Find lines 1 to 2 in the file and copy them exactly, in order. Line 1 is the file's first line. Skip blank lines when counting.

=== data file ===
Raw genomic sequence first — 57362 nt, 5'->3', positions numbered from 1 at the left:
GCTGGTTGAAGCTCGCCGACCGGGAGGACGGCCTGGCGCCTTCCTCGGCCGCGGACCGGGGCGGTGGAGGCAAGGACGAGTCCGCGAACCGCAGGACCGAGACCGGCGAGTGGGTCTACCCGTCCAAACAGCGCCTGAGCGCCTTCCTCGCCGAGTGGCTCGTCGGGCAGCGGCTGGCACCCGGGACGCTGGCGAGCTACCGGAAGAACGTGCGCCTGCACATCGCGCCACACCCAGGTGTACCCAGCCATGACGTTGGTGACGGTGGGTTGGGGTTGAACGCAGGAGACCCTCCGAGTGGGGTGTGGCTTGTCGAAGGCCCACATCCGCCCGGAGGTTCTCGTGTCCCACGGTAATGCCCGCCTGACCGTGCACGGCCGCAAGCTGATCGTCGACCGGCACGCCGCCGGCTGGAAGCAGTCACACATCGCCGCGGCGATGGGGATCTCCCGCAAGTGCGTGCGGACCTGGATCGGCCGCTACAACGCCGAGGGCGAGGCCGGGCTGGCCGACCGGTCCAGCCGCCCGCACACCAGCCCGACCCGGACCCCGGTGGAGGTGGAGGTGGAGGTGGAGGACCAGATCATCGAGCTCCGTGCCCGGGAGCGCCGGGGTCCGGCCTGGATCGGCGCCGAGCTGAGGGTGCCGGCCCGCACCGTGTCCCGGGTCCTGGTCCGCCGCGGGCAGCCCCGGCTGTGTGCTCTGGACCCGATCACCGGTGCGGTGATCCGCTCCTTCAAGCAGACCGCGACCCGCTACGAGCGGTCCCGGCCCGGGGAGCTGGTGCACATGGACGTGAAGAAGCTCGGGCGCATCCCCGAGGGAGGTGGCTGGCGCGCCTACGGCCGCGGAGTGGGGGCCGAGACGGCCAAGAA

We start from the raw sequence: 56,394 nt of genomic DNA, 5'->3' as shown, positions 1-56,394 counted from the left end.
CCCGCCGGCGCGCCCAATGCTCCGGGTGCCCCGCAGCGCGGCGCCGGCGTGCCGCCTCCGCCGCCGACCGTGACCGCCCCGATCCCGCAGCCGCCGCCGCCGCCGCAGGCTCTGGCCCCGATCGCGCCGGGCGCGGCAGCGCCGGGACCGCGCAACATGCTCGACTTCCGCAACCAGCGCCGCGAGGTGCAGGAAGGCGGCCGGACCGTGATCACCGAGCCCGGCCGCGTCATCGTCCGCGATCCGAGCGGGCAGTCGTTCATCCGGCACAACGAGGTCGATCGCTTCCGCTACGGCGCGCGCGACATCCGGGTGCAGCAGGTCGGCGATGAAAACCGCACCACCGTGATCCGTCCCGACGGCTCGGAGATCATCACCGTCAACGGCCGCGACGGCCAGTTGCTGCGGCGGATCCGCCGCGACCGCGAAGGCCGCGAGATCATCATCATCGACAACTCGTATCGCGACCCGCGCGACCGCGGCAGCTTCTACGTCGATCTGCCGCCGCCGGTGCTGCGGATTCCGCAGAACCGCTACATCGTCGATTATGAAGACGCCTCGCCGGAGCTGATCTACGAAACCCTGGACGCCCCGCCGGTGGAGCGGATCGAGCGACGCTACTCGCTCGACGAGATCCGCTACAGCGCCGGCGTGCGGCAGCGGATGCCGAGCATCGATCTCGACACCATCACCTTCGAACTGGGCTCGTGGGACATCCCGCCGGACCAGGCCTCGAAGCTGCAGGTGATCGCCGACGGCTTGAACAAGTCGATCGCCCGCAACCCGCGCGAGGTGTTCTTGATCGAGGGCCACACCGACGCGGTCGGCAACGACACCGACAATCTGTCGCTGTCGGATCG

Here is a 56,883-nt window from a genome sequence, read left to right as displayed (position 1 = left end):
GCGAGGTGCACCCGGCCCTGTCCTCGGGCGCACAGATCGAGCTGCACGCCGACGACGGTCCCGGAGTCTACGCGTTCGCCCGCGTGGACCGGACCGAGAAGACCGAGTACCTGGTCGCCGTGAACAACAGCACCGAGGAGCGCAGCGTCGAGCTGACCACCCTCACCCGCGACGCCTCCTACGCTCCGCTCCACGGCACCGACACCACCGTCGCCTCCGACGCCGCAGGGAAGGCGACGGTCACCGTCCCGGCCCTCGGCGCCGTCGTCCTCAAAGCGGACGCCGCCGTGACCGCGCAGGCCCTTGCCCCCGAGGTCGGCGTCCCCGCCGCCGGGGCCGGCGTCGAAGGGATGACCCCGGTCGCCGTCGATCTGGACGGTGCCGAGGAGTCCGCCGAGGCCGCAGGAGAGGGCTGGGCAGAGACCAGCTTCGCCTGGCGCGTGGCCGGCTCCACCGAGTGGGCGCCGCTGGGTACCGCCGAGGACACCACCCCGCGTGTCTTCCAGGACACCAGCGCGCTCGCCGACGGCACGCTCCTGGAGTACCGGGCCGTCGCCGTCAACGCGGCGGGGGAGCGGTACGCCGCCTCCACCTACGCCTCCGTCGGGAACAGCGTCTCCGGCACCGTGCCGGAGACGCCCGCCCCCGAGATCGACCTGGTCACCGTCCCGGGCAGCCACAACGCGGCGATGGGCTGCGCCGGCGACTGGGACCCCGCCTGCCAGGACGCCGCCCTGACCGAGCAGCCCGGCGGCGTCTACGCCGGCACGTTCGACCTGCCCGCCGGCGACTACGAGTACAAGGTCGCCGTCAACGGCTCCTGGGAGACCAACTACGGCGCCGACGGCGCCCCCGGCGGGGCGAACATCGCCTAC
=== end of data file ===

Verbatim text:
Raw genomic sequence first — 57362 nt, 5'->3', positions numbered from 1 at the left:
GCTGGTTGAAGCTCGCCGACCGGGAGGACGGCCTGGCGCCTTCCTCGGCCGCGGACCGGGGCGGTGGAGGCAAGGACGAGTCCGCGAACCGCAGGACCGAGACCGGCGAGTGGGTCTACCCGTCCAAACAGCGCCTGAGCGCCTTCCTCGCCGAGTGGCTCGTCGGGCAGCGGCTGGCACCCGGGACGCTGGCGAGCTACCGGAAGAACGTGCGCCTGCACATCGCGCCACACCCAGGTGTACCCAGCCATGACGTTGGTGACGGTGGGTTGGGGTTGAACGCAGGAGACCCTCCGAGTGGGGTGTGGCTTGTCGAAGGCCCACATCCGCCCGGAGGTTCTCGTGTCCCACGGTAATGCCCGCCTGACCGTGCACGGCCGCAAGCTGATCGTCGACCGGCACGCCGCCGGCTGGAAGCAGTCACACATCGCCGCGGCGATGGGGATCTCCCGCAAGTGCGTGCGGACCTGGATCGGCCGCTACAACGCCGAGGGCGAGGCCGGGCTGGCCGACCGGTCCAGCCGCCCGCACACCAGCCCGACCCGGACCCCGGTGGAGGTGGAGGTGGAGGTGGAGGACCAGATCATCGAGCTCCGTGCCCGGGAGCGCCGGGGTCCGGCCTGGATCGGCGCCGAGCTGAGGGTGCCGGCCCGCACCGTGTCCCGGGTCCTGGTCCGCCGCGGGCAGCCCCGGCTGTGTGCTCTGGACCCGATCACCGGTGCGGTGATCCGCTCCTTCAAGCAGACCGCGACCCGCTACGAGCGGTCCCGGCCCGGGGAGCTGGTGCACATGGACGTGAAGAAGCTCGGGCGCATCCCCGAGGGAGGTGGCTGGCGCGCCTACGGCCGCGGAGTGGGGGCCGAGACGGCCAAGAA